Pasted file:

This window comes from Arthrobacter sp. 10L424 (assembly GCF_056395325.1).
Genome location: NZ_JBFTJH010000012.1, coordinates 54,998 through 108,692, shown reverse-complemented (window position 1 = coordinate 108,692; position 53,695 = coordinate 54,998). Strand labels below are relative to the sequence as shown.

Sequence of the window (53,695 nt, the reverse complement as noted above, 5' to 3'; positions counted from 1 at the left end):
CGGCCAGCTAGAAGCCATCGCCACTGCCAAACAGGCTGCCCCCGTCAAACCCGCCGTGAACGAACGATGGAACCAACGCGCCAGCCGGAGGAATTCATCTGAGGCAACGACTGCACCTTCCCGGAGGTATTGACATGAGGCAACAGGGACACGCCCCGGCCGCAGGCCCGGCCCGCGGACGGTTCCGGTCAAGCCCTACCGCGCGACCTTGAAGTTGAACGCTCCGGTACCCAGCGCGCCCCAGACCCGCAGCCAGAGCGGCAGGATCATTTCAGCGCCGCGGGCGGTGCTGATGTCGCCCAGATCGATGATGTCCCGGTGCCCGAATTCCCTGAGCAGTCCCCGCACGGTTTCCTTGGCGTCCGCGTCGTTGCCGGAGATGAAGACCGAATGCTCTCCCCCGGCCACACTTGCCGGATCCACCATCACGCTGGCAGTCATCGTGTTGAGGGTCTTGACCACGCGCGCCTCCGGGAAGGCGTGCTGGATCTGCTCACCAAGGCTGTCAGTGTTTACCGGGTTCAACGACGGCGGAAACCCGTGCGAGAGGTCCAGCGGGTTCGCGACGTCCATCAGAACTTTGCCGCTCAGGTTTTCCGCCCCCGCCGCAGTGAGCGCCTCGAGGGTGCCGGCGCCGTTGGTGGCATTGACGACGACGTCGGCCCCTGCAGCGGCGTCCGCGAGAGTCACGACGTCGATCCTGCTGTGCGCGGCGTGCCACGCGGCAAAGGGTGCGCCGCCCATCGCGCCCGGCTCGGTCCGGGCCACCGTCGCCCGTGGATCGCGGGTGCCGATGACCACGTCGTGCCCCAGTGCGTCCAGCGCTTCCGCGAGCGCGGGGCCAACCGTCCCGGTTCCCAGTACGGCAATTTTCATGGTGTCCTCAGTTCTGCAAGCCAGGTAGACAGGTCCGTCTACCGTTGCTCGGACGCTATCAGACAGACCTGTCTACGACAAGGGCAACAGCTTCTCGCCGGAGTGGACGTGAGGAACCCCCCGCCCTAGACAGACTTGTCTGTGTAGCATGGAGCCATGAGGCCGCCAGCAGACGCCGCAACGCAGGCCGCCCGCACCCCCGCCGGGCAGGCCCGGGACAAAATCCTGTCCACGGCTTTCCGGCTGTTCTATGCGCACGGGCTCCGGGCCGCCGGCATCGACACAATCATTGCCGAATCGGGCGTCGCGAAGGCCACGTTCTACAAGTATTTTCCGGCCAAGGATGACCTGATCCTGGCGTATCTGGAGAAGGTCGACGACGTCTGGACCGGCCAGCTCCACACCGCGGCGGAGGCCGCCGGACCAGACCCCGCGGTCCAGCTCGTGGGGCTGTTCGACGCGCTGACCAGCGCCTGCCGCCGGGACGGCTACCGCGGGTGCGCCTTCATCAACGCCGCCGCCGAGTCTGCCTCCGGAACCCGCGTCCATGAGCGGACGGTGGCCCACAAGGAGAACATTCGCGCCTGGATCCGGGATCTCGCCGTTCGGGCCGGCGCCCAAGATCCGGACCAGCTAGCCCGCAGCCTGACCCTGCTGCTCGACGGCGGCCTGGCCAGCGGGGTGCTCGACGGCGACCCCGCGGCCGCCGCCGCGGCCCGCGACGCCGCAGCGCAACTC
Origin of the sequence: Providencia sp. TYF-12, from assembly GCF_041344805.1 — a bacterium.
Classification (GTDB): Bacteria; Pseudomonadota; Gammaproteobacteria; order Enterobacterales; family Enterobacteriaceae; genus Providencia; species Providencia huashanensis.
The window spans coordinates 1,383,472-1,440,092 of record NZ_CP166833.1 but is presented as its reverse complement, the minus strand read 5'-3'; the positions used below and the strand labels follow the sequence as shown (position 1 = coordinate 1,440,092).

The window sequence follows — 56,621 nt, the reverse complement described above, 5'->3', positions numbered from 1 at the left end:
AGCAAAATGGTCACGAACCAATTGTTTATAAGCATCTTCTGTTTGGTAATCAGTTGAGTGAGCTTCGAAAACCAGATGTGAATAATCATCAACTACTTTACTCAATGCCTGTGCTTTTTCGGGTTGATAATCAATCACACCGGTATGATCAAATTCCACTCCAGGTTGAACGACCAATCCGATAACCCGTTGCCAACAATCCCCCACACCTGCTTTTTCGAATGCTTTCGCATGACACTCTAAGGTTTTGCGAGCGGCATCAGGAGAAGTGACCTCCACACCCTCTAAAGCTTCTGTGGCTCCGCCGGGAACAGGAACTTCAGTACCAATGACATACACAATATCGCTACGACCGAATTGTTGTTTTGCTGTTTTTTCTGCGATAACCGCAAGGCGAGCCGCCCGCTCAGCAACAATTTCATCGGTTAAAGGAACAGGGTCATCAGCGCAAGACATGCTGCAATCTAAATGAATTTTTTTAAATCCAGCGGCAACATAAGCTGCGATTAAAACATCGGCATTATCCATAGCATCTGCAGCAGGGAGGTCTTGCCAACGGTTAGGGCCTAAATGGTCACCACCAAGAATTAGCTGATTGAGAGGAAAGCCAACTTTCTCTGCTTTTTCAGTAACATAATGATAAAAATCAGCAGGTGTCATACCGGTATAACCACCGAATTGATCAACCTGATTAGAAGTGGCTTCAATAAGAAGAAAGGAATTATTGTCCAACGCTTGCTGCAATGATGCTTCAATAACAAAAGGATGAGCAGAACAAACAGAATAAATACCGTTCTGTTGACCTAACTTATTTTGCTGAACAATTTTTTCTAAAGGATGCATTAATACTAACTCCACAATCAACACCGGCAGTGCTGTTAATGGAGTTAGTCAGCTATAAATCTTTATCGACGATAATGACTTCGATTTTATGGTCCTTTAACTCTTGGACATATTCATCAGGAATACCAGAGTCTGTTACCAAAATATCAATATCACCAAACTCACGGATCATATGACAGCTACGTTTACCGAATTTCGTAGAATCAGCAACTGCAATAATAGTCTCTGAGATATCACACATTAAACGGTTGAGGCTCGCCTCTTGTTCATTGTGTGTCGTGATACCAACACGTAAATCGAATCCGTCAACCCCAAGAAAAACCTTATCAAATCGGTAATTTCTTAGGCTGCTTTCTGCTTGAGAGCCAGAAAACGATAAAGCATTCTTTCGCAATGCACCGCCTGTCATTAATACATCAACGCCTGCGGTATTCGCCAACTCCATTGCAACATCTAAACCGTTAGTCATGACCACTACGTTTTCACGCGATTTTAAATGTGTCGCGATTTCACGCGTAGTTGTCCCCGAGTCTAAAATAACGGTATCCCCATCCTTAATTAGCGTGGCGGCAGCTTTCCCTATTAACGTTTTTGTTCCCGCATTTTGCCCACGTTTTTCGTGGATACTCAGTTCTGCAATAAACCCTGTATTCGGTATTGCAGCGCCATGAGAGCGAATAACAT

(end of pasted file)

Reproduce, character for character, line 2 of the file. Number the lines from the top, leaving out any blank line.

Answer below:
Genome location: NZ_JBFTJH010000012.1, coordinates 54,998 through 108,692, shown reverse-complemented (window position 1 = coordinate 108,692; position 53,695 = coordinate 54,998). Strand labels below are relative to the sequence as shown.